Multi-Directional Remote Driving Hack

Up until now, we’ve used the Sony Remote value block to receive signals from the S3 onboard IR receiver. We also learned that IR remotes work in a “line of sight” method - meaning that the Sony remote must face the IR receiver on the front of the S3 robot.  

We might resolve this directional limitation by having an IR Sensor that could “see” the remote’s signal from any direction. Luckily, the S3 comes with a hacker port that allows you to easily add external sensors to your S3.

Parts List

To complete this tutorial, in addition to your S3 and Sony IR Remote, you will need the following supplies:

Getting By With A Little Help From My Friends (by tutorial author Whit Stodghill)

On a personal note - The first solution that I came up with to overcome the line of sight problem, was to place four (4) IR receivers oriented front, back, left, and right. I wasn’t sure how to wire this circuit, so I sent an email to some Parallax friends. I got back a response almost immediately! My friend Ben (who is actually one of the members of the Parallax Team that designed the S3) sent me the idea of the laying a single sensor (i.e., one (1) sensor) on its back facing straight up. It is the idea shown here and it works well, is less expensive than needing four. That is the way real engineers always try to think!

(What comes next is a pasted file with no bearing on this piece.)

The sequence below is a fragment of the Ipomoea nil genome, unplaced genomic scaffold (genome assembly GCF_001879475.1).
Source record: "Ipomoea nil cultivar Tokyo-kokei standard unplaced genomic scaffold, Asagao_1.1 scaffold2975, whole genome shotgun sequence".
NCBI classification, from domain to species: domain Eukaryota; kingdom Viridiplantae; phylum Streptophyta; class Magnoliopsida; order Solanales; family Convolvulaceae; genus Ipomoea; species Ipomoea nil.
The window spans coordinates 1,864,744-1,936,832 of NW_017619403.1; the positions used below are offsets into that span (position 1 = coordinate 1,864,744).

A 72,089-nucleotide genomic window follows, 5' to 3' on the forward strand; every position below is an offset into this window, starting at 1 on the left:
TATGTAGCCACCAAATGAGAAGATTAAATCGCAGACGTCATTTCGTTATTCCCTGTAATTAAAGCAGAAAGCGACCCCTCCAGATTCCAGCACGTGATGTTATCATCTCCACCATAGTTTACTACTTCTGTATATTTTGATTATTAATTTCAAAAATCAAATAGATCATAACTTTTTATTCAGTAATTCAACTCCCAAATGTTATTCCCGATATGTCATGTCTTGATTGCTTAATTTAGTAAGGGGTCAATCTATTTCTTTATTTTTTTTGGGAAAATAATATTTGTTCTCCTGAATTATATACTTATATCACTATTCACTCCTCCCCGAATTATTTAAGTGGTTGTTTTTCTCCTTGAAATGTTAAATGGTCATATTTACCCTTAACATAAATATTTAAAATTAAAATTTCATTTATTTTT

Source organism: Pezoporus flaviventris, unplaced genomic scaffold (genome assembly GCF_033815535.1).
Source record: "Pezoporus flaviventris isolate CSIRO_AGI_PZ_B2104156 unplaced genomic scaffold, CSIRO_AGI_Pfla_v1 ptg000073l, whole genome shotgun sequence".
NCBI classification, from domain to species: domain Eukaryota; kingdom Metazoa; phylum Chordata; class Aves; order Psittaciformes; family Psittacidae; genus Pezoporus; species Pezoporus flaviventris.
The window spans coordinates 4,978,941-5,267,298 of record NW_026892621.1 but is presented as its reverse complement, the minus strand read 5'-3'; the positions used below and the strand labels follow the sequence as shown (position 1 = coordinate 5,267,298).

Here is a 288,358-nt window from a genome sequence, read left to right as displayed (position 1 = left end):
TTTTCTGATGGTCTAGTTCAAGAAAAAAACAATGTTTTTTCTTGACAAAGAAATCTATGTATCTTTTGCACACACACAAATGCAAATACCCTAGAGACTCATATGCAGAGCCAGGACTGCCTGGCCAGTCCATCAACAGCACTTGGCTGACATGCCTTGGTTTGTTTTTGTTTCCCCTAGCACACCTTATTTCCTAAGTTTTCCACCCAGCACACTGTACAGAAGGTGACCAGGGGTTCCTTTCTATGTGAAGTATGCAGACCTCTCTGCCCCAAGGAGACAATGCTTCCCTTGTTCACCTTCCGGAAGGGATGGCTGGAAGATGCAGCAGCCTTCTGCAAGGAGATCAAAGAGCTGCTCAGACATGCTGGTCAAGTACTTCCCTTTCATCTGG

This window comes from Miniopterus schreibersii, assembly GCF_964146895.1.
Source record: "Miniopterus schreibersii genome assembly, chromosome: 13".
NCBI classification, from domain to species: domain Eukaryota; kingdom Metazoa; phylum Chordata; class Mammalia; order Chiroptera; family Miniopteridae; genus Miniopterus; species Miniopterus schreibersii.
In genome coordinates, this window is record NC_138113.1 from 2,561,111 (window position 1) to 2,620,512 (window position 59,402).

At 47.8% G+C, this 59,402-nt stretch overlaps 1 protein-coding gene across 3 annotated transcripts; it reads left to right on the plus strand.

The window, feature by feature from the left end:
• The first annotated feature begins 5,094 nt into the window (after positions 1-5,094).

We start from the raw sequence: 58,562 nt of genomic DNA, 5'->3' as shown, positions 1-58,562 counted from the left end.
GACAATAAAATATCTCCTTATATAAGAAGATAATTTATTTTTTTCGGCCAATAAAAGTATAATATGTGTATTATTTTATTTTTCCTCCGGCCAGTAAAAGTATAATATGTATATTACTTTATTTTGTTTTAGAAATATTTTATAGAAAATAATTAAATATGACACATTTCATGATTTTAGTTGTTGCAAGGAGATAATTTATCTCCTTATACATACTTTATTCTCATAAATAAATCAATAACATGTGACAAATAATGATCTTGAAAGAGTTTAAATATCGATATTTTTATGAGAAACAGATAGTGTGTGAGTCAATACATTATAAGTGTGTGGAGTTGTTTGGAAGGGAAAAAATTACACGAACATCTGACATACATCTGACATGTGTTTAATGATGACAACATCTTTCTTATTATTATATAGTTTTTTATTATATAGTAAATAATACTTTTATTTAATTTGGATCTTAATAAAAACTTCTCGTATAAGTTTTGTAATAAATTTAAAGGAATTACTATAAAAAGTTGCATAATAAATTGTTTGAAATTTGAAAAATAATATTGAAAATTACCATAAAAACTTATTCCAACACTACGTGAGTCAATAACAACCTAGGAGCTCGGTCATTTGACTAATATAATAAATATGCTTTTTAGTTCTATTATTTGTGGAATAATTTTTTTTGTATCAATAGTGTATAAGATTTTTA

It also turns out the idea is documented here on Learn in a tutorial for a different robot. Here is a photo of an ActivityBot setup to receive IR remote signals and do some other things too! This is a view of the ActivityBot’s breadboard area with the circuit built. It shows the IR receiver facing straight up, just like we're going to do here.

An example of an IR receiver pointing upwards for the ActivityBot robot.

It always a good idea to “get a little help from your friends!” You’ll learn new things. Asking others or visiting Learn and studying the examples there is a way to get help when you need it.

Making the Hack

  • Make sure the S3 is turned off. Then, using the parts listed above, connect the IR receiver to S3 according to the following instructions. 

The infrared receiver needs three connections: 5V, GND, and an I/O pin to read the signal it sends:

Pin connections for the IR receiver to your S3.

The drawing to the left is called a pinout diagram and it shows symbolically where each pin is supposed to connect. The drawing to the right represents the same information in a more 3-dimensional way.